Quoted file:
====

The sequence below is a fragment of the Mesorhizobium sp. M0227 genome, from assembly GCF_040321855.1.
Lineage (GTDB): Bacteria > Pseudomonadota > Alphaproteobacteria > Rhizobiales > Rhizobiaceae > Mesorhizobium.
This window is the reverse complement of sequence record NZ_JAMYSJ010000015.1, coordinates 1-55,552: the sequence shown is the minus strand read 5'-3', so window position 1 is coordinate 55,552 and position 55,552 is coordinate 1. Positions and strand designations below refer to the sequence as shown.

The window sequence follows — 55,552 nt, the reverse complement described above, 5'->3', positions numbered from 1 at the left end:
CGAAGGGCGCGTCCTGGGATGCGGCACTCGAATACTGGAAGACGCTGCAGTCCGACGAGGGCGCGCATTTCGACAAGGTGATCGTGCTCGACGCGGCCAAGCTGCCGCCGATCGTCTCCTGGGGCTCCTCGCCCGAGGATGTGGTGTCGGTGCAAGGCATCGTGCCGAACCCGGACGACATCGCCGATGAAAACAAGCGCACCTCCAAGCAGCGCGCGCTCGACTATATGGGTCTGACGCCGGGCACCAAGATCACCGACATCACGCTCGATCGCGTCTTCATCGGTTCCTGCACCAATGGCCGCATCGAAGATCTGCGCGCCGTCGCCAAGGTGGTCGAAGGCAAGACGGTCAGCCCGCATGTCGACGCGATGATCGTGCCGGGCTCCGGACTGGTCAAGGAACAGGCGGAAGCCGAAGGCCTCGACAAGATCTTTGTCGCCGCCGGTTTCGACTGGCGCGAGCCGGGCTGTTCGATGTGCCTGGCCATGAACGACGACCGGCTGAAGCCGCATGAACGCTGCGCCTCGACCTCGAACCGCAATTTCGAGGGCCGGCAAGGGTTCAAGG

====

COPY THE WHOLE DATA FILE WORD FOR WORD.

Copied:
The sequence below is a fragment of the Mesorhizobium sp. M0227 genome, from assembly GCF_040321855.1.
Lineage (GTDB): Bacteria > Pseudomonadota > Alphaproteobacteria > Rhizobiales > Rhizobiaceae > Mesorhizobium.
This window is the reverse complement of sequence record NZ_JAMYSJ010000015.1, coordinates 1-55,552: the sequence shown is the minus strand read 5'-3', so window position 1 is coordinate 55,552 and position 55,552 is coordinate 1. Positions and strand designations below refer to the sequence as shown.

The window sequence follows — 55,552 nt, the reverse complement described above, 5'->3', positions numbered from 1 at the left end:
CGAAGGGCGCGTCCTGGGATGCGGCACTCGAATACTGGAAGACGCTGCAGTCCGACGAGGGCGCGCATTTCGACAAGGTGATCGTGCTCGACGCGGCCAAGCTGCCGCCGATCGTCTCCTGGGGCTCCTCGCCCGAGGATGTGGTGTCGGTGCAAGGCATCGTGCCGAACCCGGACGACATCGCCGATGAAAACAAGCGCACCTCCAAGCAGCGCGCGCTCGACTATATGGGTCTGACGCCGGGCACCAAGATCACCGACATCACGCTCGATCGCGTCTTCATCGGTTCCTGCACCAATGGCCGCATCGAAGATCTGCGCGCCGTCGCCAAGGTGGTCGAAGGCAAGACGGTCAGCCCGCATGTCGACGCGATGATCGTGCCGGGCTCCGGACTGGTCAAGGAACAGGCGGAAGCCGAAGGCCTCGACAAGATCTTTGTCGCCGCCGGTTTCGACTGGCGCGAGCCGGGCTGTTCGATGTGCCTGGCCATGAACGACGACCGGCTGAAGCCGCATGAACGCTGCGCCTCGACCTCGAACCGCAATTTCGAGGGCCGGCAAGGGTTCAAGG